“He who is temperate in his habits of eating, sleeping, working and recreation can mitigate all material pains by practicing the yoga systems.” From Bhagavad Gita (6.17)

“Yoga exists in the world because everything is linked” – Desikaskor

“The soul is an emanation of the Divinity, a part of the soul of the world, a ray from the source of light.  It comes from without into the human body, as into a temporary abode, in goes out of it out of it anew; it wonders in the ethereal regions, it returns to visit it… it passes into other habitations, for the soul is immortal.”  -Ralph Waldo Emmerson

“Until he extends the circle of his compassion to all living things, man will not himself find peace.” – Albert Schweitzer

“Gratitude is a fruit of great cultivation; you do not find it among gross people.” – Samuel

“Contemplate solely the Name of God; fruitless are all other rituals.” –Sikh Adi Granth

“If one offers Me with love and devotion a leaf, a flower, fruit or water, I will accept it.” – Bhagavad-gita (9.26)

May the Source be with you!

0 KM

Friday, November 7th, 2014

Toronto, Ontario


Addiction is a hard thing to deal with.  An addict is someone who’s terribly transformed over an obsession.  It indicates lack of control, lack of discipline, lack of self-worth.  Whether the addiction is drinking, drugs, sex, pornography or any other spin on being possessed, its consequences are so devastating.  It leads to break-up of family, loss of job, loss of hygiene and of good balanced health and so on.

Somehow or other we might learn something from addicts.  Although their attention is on a weakness and not on strength, nevertheless there is some attention or focus.  If it could only be redirected.  
I walked with a dear friend whom I’ve known since living in Toronto 40 years ago.  He is a sworn alcoholic but just as he has been loyal to the bottle, he’s never forgotten God and so he’s taken the bold step towards rehabilitation.  He’s getting help, lots of it, from experts in the field of recovery.
It was reassuring that he was taking the right steps, not only to do with our walking, but to curing himself.  My friend chants mantras, has reverence towards Krishna and appears determined.

I’m not an AA guru but I felt I could offer the recommendation for him to walk more, to keep the mechanism (the body) working, to take in the good air and to dream of an improved situation.  Yes, I believe that walking does allow the person do have greater stimulation of thought, ideas and dreams and hope.

May the Source be with you!

7 KM

Thursday, November 6th, 2014

Caledon, Ontario

Students – Yay!

I was asked this evening, “How are you?” and my response was, “I’m just fine because I had a chance to speak to students today.” 

Nisheeta Menon is a Catholic teacher at Robert F. Hall Secondary School, and had invited Keshava,  a coordinator at our ashram, and I, to give a presentation at their school.  We were to discuss the Hindu path, and more particularly, the higher consciousness of Krishna.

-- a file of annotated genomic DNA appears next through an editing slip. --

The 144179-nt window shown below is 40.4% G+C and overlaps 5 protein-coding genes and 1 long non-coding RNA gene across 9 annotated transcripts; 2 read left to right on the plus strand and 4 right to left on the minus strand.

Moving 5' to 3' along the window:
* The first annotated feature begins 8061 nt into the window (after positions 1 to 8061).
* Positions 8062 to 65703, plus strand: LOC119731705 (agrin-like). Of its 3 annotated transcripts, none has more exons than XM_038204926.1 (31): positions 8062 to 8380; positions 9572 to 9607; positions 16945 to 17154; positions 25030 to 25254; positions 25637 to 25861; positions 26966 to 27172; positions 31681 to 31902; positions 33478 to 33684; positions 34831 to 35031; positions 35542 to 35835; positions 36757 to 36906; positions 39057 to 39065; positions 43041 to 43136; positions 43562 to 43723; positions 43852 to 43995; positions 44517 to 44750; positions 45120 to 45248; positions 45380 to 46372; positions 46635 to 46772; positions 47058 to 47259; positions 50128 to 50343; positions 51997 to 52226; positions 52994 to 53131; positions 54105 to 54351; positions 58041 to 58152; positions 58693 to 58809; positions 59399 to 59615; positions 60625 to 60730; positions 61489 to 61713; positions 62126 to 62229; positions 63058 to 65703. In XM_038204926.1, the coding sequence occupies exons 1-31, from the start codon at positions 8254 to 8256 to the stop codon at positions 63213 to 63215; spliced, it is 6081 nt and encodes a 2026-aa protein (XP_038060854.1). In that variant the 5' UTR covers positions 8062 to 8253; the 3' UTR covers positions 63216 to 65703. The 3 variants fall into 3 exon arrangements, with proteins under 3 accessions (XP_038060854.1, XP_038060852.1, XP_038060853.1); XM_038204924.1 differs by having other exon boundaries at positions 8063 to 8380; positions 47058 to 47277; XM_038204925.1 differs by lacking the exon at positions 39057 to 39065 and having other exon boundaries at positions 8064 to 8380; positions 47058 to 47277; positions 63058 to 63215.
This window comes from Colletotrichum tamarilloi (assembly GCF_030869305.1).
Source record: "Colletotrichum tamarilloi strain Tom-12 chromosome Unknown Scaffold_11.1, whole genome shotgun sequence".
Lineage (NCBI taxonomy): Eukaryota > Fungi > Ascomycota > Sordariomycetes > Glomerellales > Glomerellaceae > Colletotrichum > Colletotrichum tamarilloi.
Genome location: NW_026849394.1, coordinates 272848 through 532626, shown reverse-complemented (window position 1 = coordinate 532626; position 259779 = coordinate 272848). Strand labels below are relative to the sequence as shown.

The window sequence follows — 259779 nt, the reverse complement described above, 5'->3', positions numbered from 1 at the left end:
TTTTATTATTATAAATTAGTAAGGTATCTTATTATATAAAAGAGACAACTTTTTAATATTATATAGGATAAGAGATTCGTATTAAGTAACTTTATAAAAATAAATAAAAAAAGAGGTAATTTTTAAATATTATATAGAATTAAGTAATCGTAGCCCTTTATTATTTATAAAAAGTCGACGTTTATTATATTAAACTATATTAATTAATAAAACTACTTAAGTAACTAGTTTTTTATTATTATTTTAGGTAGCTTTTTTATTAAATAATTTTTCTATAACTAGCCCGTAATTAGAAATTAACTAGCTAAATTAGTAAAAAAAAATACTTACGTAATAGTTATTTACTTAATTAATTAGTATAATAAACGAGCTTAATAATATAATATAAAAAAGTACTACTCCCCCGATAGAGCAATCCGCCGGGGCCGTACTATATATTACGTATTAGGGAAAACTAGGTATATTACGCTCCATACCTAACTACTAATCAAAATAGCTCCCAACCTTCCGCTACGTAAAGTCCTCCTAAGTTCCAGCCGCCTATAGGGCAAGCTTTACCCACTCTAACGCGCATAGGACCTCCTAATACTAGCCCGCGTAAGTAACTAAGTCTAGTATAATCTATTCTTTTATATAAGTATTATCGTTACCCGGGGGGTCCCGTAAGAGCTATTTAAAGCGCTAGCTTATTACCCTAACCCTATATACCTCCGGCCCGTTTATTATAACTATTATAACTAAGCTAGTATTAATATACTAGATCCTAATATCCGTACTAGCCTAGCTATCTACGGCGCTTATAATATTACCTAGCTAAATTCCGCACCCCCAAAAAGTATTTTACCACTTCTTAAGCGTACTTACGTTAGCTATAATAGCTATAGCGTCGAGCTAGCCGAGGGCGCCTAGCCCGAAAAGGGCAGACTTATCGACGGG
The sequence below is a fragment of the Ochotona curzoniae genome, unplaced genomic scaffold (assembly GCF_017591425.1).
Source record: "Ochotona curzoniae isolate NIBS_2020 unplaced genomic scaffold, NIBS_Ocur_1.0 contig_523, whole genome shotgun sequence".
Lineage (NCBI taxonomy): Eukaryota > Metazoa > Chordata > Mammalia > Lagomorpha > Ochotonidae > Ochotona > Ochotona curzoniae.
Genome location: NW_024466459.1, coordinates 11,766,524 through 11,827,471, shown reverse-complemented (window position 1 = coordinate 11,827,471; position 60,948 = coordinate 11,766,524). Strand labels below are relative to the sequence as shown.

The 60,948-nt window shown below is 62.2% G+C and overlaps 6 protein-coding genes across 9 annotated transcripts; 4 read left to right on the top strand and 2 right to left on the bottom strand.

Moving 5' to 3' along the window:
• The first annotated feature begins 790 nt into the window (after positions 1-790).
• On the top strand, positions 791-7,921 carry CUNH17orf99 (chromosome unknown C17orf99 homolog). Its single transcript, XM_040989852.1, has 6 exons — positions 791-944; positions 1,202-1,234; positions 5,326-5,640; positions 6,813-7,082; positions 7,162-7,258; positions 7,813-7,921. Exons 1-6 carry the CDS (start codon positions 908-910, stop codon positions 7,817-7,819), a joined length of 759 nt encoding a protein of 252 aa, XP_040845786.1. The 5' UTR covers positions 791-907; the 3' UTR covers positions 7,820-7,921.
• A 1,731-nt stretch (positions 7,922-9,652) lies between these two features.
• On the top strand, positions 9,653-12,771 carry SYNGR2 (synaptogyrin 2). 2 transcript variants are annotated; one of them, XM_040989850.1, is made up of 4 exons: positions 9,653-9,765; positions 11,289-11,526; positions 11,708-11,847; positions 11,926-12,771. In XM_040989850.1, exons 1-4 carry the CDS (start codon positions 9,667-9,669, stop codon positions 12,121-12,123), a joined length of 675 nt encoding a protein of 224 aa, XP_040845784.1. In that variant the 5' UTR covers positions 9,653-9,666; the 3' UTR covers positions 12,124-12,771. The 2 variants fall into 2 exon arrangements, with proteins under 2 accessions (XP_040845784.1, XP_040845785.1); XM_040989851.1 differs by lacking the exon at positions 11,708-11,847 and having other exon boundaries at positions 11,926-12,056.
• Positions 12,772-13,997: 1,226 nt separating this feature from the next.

Keshava and I drove to the precincts of Toronto and beyond.  We were gliding through, or so it seemed (he’s fast and sharp behind the wheel).  We went through rolling hills of trees, and at their base, wetlands and cornfields, and perfectly manicured lots with mansions.  Finally, we arrived at the usual square looking educational facility and then to meet the lively staff at the school’s main office. 

The gracious Nisheeta lead us to the lecture room, where soon, two groups of grade 11 students filled the seats.  Keshava and I began our talk, explaining first the literal meanings of our names.  Then, a day in the life of a monk (me), and the life of a young professional (Keshava) in the context of Krishna being in the centre of everything.  We showed visuals, offered some words of the Gita’s philosophy, and then chanted and danced, with the students, of course. 

That last bit was the highlight for them, and for us.  Questions came from their curious minds when Keshava and I alternately responded to everything about the nature of the soul, to why we are vegetarian.  The reward to our job done was fruit, cashews, smiles and appreciations from staff and students.  It made our day.  On our return journey back to our downtown ashram, I mentioned to Keshava how I dealt with my early morning fatigue while giving a class from the book, Bhagavatam.  I read verses from the book, actual words of a very motivated sage, Shukracharya.  I read them to our group of monks with a Dracula accent which met with their approval.  It perked everyone up, including myself. 

Keshava and I had a good laugh and a good day with students. 

May the Source be with you!

5 KM

Wednesday, November 5th, 2014

Markham, Ontario

The Danforth Walk

Heading east with Durjoy, a young Bangladeshi, we promenaded over to Danforth Avenue to reach the very lively section, Greek Town, you walk over the Don Valley Bridge, at least that’s what people call it.  Here too, I recall a tragedy of someone throwing himself, this time off the bridge, down to the valley’s base.  The young reserved chap used to visit our temple to inform us of vegetarian events going on.  I would say he gave up his life about 30 years ago, yet the memory of it lingers.  I pray his soul is rightly situated. 

I tend not to forget these incidents.  It would be a mental labyrinth of a journey to make, if possible, to venture to and try to understand the dissatisfaction one must feel before giving up one’s life.